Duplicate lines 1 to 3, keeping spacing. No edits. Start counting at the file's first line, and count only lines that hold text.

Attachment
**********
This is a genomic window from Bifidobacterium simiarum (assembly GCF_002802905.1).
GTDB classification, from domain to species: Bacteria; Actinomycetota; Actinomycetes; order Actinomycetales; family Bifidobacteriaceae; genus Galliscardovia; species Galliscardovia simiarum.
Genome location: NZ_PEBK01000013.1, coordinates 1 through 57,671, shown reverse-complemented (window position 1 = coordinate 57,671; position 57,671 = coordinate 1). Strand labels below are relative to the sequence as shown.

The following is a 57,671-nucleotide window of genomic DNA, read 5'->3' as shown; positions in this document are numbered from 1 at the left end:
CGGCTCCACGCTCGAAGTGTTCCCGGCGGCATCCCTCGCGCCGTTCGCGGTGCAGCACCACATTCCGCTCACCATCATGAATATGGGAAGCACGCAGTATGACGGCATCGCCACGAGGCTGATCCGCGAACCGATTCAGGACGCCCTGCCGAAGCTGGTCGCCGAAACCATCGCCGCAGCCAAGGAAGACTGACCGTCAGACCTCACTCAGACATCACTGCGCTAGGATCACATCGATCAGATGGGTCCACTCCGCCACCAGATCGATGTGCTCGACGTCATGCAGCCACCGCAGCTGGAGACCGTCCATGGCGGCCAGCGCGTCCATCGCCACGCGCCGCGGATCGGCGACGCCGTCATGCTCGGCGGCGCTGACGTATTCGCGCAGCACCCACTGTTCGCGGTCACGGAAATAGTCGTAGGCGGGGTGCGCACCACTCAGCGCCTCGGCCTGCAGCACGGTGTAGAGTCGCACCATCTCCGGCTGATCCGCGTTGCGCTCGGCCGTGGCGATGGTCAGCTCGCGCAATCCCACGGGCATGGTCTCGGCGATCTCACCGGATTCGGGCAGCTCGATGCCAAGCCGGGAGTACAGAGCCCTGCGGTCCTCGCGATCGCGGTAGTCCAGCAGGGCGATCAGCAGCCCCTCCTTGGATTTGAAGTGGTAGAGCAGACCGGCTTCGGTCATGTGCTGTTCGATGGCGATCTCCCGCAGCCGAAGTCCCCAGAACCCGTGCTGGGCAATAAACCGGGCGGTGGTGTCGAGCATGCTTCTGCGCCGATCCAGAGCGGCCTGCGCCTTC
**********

This is a genomic window from Bifidobacterium simiarum (assembly GCF_002802905.1).
GTDB classification, from domain to species: Bacteria; Actinomycetota; Actinomycetes; order Actinomycetales; family Bifidobacteriaceae; genus Galliscardovia; species Galliscardovia simiarum.
Genome location: NZ_PEBK01000013.1, coordinates 1 through 57,671, shown reverse-complemented (window position 1 = coordinate 57,671; position 57,671 = coordinate 1). Strand labels below are relative to the sequence as shown.